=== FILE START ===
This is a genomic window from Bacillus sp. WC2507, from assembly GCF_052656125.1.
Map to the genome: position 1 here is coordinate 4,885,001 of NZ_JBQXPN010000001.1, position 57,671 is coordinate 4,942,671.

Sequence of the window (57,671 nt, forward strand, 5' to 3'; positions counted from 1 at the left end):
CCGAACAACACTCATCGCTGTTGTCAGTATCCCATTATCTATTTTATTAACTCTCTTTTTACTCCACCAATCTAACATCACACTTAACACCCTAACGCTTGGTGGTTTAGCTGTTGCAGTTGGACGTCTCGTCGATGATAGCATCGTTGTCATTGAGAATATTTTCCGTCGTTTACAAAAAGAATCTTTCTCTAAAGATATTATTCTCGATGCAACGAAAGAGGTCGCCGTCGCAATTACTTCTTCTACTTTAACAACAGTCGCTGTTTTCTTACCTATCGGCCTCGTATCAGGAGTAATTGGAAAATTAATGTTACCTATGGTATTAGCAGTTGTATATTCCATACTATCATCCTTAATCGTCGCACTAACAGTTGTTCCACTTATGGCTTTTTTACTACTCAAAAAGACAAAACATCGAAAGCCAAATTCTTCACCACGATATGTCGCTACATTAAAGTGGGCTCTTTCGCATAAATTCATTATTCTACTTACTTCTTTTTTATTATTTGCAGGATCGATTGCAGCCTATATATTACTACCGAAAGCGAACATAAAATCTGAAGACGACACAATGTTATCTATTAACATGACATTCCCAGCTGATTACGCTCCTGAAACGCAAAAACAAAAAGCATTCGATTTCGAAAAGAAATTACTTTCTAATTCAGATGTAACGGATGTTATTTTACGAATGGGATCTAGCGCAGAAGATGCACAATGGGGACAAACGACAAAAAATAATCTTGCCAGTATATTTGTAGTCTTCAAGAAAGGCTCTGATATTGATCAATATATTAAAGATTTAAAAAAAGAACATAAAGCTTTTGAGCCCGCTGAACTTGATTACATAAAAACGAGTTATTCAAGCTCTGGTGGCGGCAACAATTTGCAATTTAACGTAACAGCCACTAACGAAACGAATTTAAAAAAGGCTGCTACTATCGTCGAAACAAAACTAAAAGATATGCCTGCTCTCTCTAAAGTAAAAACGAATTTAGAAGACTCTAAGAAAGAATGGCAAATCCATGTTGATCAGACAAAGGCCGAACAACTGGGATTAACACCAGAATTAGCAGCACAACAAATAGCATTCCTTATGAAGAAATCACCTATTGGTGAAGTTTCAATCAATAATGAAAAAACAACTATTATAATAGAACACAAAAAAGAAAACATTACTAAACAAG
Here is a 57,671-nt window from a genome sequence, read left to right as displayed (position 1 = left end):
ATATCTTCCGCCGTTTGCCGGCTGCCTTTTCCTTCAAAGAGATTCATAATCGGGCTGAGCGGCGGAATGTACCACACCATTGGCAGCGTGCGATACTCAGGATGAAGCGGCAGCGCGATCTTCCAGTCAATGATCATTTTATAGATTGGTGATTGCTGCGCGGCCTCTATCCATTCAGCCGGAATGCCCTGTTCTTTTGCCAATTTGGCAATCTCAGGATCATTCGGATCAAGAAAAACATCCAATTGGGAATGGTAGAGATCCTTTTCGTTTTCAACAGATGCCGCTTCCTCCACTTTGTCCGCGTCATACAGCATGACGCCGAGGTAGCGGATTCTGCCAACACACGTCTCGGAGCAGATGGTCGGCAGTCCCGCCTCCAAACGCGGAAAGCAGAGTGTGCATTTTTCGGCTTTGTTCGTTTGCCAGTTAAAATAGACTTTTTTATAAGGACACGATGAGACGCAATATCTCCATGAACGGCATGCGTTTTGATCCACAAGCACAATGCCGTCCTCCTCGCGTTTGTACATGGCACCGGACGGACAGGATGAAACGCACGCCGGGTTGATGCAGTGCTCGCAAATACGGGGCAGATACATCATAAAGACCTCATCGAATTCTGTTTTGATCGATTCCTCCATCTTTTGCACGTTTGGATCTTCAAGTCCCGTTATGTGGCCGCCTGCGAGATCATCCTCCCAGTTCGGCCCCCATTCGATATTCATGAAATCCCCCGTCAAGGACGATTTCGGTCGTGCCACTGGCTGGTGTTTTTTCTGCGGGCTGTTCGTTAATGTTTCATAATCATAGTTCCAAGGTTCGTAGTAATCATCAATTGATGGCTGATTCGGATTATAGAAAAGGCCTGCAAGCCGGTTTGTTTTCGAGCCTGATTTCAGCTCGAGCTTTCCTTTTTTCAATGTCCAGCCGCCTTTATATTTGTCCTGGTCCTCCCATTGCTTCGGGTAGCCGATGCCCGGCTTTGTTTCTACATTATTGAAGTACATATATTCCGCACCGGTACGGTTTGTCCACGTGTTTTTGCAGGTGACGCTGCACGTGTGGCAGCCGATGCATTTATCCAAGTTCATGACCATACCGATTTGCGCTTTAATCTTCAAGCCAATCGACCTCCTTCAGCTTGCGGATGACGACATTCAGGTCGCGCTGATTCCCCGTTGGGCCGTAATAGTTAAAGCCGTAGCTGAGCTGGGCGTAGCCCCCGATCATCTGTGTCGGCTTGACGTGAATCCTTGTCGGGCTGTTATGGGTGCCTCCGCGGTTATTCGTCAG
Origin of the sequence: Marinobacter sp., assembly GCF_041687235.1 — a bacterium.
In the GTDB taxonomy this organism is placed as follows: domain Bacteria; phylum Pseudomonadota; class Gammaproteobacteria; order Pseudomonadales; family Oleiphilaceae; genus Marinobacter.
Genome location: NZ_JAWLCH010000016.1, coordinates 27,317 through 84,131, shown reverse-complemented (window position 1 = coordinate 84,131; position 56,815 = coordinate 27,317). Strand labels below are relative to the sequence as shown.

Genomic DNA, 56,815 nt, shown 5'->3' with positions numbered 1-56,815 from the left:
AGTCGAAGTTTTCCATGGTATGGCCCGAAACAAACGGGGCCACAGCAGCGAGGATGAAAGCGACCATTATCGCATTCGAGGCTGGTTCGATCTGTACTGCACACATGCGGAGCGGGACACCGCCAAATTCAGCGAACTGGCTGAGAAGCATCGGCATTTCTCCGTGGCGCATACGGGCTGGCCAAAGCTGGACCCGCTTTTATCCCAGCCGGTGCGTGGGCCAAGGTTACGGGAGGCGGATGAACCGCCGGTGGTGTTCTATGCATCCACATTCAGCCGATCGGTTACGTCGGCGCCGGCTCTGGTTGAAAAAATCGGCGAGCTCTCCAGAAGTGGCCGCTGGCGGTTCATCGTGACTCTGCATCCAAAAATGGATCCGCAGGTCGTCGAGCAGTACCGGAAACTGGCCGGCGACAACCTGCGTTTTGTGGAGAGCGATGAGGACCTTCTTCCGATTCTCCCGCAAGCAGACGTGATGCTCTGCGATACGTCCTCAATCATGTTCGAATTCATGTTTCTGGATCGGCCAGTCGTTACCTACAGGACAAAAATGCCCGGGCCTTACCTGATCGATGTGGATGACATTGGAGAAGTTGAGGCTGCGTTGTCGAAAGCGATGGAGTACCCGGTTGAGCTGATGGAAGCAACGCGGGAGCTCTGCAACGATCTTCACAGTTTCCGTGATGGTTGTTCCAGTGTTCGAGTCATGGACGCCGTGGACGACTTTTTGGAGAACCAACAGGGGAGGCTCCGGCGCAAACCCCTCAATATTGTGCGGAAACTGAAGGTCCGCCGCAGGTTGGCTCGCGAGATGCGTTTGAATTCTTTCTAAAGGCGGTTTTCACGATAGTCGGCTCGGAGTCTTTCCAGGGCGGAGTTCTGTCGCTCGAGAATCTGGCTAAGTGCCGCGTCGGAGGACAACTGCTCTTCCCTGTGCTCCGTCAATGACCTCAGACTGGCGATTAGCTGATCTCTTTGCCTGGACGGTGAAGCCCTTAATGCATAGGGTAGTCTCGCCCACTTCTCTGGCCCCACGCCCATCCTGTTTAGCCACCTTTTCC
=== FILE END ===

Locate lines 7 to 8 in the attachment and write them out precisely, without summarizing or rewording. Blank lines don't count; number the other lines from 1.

Origin of the sequence: Marinobacter sp., assembly GCF_041687235.1 — a bacterium.
In the GTDB taxonomy this organism is placed as follows: domain Bacteria; phylum Pseudomonadota; class Gammaproteobacteria; order Pseudomonadales; family Oleiphilaceae; genus Marinobacter.